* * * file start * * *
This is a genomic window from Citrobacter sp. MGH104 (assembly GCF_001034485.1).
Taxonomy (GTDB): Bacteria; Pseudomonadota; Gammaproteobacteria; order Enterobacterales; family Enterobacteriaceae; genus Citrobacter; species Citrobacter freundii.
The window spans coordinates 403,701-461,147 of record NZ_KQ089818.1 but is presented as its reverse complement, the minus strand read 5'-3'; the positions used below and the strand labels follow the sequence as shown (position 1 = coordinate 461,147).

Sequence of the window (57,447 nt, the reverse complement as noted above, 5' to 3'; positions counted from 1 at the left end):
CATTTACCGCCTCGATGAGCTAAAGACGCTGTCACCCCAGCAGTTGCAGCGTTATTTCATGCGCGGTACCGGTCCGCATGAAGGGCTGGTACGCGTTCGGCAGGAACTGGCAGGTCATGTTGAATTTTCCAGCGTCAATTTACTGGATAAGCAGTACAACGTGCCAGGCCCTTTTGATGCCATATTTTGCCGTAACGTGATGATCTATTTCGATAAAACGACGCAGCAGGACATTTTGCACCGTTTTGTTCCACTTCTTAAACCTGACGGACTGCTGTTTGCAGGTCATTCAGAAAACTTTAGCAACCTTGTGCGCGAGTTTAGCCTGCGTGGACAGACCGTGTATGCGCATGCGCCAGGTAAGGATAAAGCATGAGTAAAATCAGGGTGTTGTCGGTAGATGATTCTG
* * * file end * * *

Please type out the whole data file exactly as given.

This is a genomic window from Citrobacter sp. MGH104 (assembly GCF_001034485.1).
Taxonomy (GTDB): Bacteria; Pseudomonadota; Gammaproteobacteria; order Enterobacterales; family Enterobacteriaceae; genus Citrobacter; species Citrobacter freundii.
The window spans coordinates 403,701-461,147 of record NZ_KQ089818.1 but is presented as its reverse complement, the minus strand read 5'-3'; the positions used below and the strand labels follow the sequence as shown (position 1 = coordinate 461,147).

Sequence of the window (57,447 nt, the reverse complement as noted above, 5' to 3'; positions counted from 1 at the left end):
CATTTACCGCCTCGATGAGCTAAAGACGCTGTCACCCCAGCAGTTGCAGCGTTATTTCATGCGCGGTACCGGTCCGCATGAAGGGCTGGTACGCGTTCGGCAGGAACTGGCAGGTCATGTTGAATTTTCCAGCGTCAATTTACTGGATAAGCAGTACAACGTGCCAGGCCCTTTTGATGCCATATTTTGCCGTAACGTGATGATCTATTTCGATAAAACGACGCAGCAGGACATTTTGCACCGTTTTGTTCCACTTCTTAAACCTGACGGACTGCTGTTTGCAGGTCATTCAGAAAACTTTAGCAACCTTGTGCGCGAGTTTAGCCTGCGTGGACAGACCGTGTATGCGCATGCGCCAGGTAAGGATAAAGCATGAGTAAAATCAGGGTGTTGTCGGTAGATGATTCTG